Docstoc

Advanced HBase

Document Sample
Advanced HBase Powered By Docstoc
					    Advanced	
  HBase	
  
Navteq	
  Architect	
  Summit,	
  December	
  2010	
  
                 Lars	
  George	
  
             lars@cloudera.com	
  
                         About	
  Me	
  
•    SoCware	
  Engineer	
  
•    Cloudera	
  SoluGon	
  Architect	
  
•    Formerly	
  CTO	
  of	
  WorldLingo	
  
•    Scaleable	
  system	
  aficionado	
  
•    Working	
  with	
  HBase	
  since	
  end	
  of	
  2007	
  
•    Apache	
  HBase	
  CommiRer	
  (larsgeorge@apache.org)	
  
•    European	
  HBase	
  Ambassador	
  (self	
  proclaimed)	
  
                           Outline	
  
•    Why	
  HBase?	
  
•    MapReduce	
  with	
  HBase	
  
•    IntegraGon	
  with	
  Indexing	
  
•    Advanced	
  Techniques	
  
                 Why	
  Hadoop/HBase?	
  
•  Datasets	
  are	
  constantly	
  growing	
  and	
  intake	
  soars	
  
    –  Yahoo!	
  has	
  >82PB	
  and	
  >25k	
  machines	
  
    –  Facebook	
  adds	
  15TB	
  per	
  day,	
  >36PB	
  raw	
  data,	
  >2200	
  
       machines	
  
    –  Are	
  you	
  “throwing”	
  data	
  away	
  today?	
  
•  TradiGonal	
  databases	
  are	
  expensive	
  to	
  scale	
  and	
  
   inherently	
  difficult	
  to	
  distribute	
  
•  Commodity	
  hardware	
  is	
  cheap	
  and	
  powerful	
  
    –  $1000	
  buys	
  you	
  4-­‐8	
  cores/4GB/1TB	
  
    –  500GB	
  15k	
  RPM	
  SAS	
  nearly	
  $500	
  
•  Need	
  for	
  random	
  access	
  and	
  batch	
  processing	
  
    –  Hadoop	
  only	
  supports	
  batch/streaming	
  
         History	
  of	
  Hadoop/HBase	
  
•  Google	
  solved	
  its	
  scalability	
  problems	
  
   –  “The	
  Google	
  File	
  System”	
  published	
  October	
  2003	
  
       •  Hadoop	
  DFS	
  
   –  “MapReduce:	
  Simplified	
  Data	
  Processing	
  on	
  Large	
  
      Clusters”	
  published	
  December	
  2004	
  
       •  Hadoop	
  MapReduce	
  
   –  “BigTable:	
  A	
  Distributed	
  Storage	
  System	
  for	
  
      Structured	
  Data”	
  published	
  November	
  2006	
  
       •  HBase	
  
               Hadoop	
  IntroducGon	
  
•  Two	
  main	
  components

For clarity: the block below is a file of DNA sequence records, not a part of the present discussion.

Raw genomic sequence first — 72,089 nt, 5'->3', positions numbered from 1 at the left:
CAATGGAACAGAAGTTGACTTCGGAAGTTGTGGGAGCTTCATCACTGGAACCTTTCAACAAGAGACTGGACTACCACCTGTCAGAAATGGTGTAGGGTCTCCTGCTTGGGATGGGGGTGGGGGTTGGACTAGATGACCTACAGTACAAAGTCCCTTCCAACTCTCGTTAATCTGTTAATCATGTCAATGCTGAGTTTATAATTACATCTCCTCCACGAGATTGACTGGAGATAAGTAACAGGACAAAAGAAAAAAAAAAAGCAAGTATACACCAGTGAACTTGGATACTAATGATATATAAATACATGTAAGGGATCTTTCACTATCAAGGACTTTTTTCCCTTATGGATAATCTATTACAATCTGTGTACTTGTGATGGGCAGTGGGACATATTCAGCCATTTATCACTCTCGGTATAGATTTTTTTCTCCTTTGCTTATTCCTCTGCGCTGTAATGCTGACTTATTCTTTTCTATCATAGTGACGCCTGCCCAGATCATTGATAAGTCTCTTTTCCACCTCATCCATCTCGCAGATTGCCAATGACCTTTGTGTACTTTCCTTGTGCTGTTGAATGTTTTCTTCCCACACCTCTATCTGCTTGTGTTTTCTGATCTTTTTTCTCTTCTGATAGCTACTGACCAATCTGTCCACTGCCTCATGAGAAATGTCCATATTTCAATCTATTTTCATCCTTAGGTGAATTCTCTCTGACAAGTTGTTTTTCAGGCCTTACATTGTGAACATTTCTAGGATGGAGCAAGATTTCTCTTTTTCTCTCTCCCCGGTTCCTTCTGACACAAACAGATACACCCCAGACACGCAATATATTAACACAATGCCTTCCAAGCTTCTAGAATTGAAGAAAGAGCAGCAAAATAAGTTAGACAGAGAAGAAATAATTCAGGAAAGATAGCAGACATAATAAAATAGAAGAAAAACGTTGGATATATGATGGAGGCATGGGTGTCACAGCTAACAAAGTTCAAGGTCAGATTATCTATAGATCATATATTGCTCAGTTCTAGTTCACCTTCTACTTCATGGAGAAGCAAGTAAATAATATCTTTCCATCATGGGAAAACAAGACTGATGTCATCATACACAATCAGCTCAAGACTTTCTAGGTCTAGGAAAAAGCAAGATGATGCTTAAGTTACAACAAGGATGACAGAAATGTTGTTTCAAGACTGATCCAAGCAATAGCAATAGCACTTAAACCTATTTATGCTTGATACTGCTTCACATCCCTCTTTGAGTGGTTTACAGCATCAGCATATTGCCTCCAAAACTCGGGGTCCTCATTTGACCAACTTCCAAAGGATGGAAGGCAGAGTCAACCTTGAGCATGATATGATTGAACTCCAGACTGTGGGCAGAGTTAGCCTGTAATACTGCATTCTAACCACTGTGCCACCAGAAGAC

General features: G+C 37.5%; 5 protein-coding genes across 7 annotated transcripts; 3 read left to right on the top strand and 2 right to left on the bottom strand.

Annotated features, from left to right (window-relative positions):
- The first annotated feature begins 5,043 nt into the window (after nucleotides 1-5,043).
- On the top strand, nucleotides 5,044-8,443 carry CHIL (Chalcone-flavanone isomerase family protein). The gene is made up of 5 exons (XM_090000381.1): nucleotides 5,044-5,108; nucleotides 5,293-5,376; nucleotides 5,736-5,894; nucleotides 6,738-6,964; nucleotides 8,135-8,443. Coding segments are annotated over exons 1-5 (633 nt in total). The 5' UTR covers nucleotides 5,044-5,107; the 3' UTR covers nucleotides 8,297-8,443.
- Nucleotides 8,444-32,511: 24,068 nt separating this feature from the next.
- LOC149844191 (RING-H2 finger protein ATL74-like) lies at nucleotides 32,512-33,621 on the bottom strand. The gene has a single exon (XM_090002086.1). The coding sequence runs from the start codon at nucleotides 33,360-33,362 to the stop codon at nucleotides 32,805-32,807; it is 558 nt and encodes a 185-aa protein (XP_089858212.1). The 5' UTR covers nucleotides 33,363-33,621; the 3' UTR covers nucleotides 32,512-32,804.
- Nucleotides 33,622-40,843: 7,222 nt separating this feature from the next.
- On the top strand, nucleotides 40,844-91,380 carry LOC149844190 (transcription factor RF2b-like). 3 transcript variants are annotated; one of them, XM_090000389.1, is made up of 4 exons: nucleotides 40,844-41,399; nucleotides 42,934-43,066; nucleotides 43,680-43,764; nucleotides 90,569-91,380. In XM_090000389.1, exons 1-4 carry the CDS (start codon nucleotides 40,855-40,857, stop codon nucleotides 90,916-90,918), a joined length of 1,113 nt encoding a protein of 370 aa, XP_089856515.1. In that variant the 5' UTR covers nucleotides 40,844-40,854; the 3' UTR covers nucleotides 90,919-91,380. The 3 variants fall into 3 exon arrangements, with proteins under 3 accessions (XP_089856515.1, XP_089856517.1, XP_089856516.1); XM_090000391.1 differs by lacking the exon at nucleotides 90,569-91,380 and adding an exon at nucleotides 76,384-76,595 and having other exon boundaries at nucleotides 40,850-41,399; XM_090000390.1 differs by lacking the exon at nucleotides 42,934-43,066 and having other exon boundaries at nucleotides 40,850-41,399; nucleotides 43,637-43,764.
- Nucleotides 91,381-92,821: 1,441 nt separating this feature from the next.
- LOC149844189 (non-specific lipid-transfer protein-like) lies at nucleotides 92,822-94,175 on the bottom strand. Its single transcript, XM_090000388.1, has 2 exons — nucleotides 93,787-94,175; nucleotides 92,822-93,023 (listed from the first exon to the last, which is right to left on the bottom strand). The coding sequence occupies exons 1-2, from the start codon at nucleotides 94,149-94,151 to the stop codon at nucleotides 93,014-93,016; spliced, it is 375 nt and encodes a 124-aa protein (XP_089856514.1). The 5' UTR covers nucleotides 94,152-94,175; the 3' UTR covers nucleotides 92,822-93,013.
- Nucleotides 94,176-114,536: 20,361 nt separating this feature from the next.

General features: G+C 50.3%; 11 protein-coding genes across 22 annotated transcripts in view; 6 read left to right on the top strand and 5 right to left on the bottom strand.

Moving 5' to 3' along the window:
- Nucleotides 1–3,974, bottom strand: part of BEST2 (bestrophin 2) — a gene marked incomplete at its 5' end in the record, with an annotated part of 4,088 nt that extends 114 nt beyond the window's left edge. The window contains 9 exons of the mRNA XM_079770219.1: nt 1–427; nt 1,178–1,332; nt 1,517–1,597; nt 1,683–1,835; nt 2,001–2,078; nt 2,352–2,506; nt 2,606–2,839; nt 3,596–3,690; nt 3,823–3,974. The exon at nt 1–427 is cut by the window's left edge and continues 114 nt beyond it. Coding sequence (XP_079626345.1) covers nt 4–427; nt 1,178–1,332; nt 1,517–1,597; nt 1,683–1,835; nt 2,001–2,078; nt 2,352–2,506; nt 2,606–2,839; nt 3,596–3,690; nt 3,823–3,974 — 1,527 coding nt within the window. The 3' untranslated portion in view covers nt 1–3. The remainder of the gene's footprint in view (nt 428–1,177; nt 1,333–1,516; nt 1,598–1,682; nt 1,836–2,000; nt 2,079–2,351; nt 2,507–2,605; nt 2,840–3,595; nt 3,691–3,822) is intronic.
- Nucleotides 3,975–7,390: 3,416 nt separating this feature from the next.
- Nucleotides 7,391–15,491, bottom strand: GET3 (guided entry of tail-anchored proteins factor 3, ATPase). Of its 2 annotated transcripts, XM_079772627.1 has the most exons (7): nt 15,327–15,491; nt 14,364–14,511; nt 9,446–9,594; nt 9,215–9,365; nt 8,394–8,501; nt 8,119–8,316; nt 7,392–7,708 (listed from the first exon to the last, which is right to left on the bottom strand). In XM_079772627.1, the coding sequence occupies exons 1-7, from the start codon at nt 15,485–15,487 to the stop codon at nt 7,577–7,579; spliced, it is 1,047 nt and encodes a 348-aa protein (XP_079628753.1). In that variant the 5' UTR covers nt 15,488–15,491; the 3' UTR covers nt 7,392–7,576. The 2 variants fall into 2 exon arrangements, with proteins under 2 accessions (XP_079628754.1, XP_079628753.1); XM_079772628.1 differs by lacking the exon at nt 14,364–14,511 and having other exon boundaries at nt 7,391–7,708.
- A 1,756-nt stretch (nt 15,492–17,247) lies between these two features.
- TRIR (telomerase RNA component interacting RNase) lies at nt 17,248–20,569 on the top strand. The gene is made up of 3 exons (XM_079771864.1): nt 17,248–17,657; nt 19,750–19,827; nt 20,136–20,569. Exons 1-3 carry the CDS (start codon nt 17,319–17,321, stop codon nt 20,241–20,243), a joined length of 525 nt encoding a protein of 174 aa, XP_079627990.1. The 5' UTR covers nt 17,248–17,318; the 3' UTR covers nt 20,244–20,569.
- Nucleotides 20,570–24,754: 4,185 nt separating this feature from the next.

–  Hadoop	
  Distributed	
  File	
  System	
  (HDFS)	
  
       •  A	
  scalable,	
  fault-­‐tolerant,	
  high	
  performance	
  distributed	
  
          file	
  system	
  capable	
  of	
  running	
  on	
  commodity	
  hardware	
  
   –  Hadoop	
  MapReduce	
  
       •  SoCware	
  framework	
  for	
  distributed	
  computaGon	
  
•  Significant	
  adopGon	
  
                	
  
   –  Used	
  in	
  producGon	
  in	
  hundreds	
  of	
  organizaGons	
  
   –  Primary	
  contributors:	
  Yahoo!,	
  Facebook,	
  Cloudera	
  
 HDFS:	
  Hadoop	
  Distributed	
  File	
  System	
  
•  Reliably	
  store	
  petabytes	
  of	
  replicated	
  data	
  across	
  
   thousands	
  of	
  nodes	
  
    –  Data	
  divided	
  into	
  64MB	
  blocks,	
  each	
  block	
  replicated	
  
       three	
  Gmes	
  
•  Master/Slave	
  architecture	
  
    –  Master	
  NameNode	
  contains	
  block	
  locaGons	
  
    –  Slave	
  DataNode	
  manages	
  block	
  on	
  local	
  file	
  system	
  
•  Built	
  on	
  commodity	
  hardware	
  
    –  No	
  15k	
  RPM	
  disks	
  or	
  RAID	
  required	
  (nor	
  wanted!)	
  
                           HDFS	
  Example	
  
•  Store	
  1TB	
  flat	
  text	
  file	
  on	
  10	
  node	
  cluster	
  
    –  Can	
  use	
  Java	
  API	
  or	
  command	
  line	
  
         ./hadoop	
  dfs	
  -­‐put	
  ./srcFille	
  /destFile	
  
    –  File	
  split	
  into	
  64MB	
  blocks	
  (16,384	
  total)	
  
    –  Each	
  block	
  sent	
  to	
  three	
  nodes	
  (49,152	
  total,	
  3TB)	
  
    –  Has	
  noGon	
  of	
  racks	
  to	
  ensure	
  replicaGon	
  across	
  
       disGnct	
  clusters/geographic	
  locaGons	
  
    –  Build	
  in	
  check-­‐summing	
  (CRC)	
  
                              MapReduce	
  
•  Distributed	
  programming	
  model	
  to	
  reliably	
  
   process	
  petabytes	
  of	
  data	
  using	
  its	
  locality	
  
    –  Built-­‐in	
  bindings	
  for	
  Java	
  and	
  C	
  
    –  Can	
  be	
  used	
  with	
  any	
  language	
  via	
  Hadoop	
  
       Streaming	
  
•  Inspired	
  by	
  map	
  and	
  reduce	
  funcGons	
  in	
  
   funcGonal	
  programming	
  

  	
  Input	
  -­‐>	
  Map()	
  -­‐>	
  Copy/Sort	
  -­‐>	
  Reduce()	
  -­‐>	
  Output	
  
                 MapReduce	
  Example	
  
•  Perform	
  “word	
  count”	
  on	
  1TB	
  file	
  in	
  HDFS	
  
    –  Map	
  task	
  launched	
  for	
  each	
  block	
  of	
  file	
  
    –  Within	
  each	
  task,	
  Map	
  funcGon	
  called	
  for	
  each	
  
       line:	
  Map(LineNumber,	
  LineString)	
  
        •  For	
  each	
  word	
  in	
  LineString	
  -­‐>	
  Output(Word,	
  1)	
  
    –  Map	
  output	
  is	
  sorted,	
  grouped	
  and	
  copied	
  to	
  
       reducer	
  
    –  Reduce(Word,	
  List)	
  called	
  for	
  each	
  word	
  	
  
        •  Output(Word,	
  Length(List))	
  
    –  Final	
  output	
  contains	
  total	
  count	
  for	
  each	
  word	
  
                                  Hadoop…	
  
•  …	
  is	
  designed	
  to	
  store	
  and	
  stream	
  extremely	
  large	
  
   datasets	
  in	
  batch	
  
•  …	
  is	
  not	
  intended	
  for	
  realCme	
  querying	
  
•  …	
  does	
  not	
  support	
  random	
  access	
  
•  …	
  does	
  not	
  handle	
  billions	
  of	
  small	
  files	
  well	
  
    –  Less	
  than	
  default	
  block	
  size	
  of	
  64MB	
  and	
  smaller	
  
    –  Keeps	
  “inodes”	
  in	
  memory	
  on	
  master	
  
•  …	
  is	
  not	
  supporGng	
  structured	
  data	
  more	
  than	
  
   unstructured	
  or	
  complex	
  data	
  

                        That	
  is	
  why	
  we	
  have	
  HBase!	
  
                                   Why	
  HBase?	
  
•  QuesGon:	
  Why	
  HBase	
  and	
  not	
  <put-­‐your-­‐favorite-­‐nosql-­‐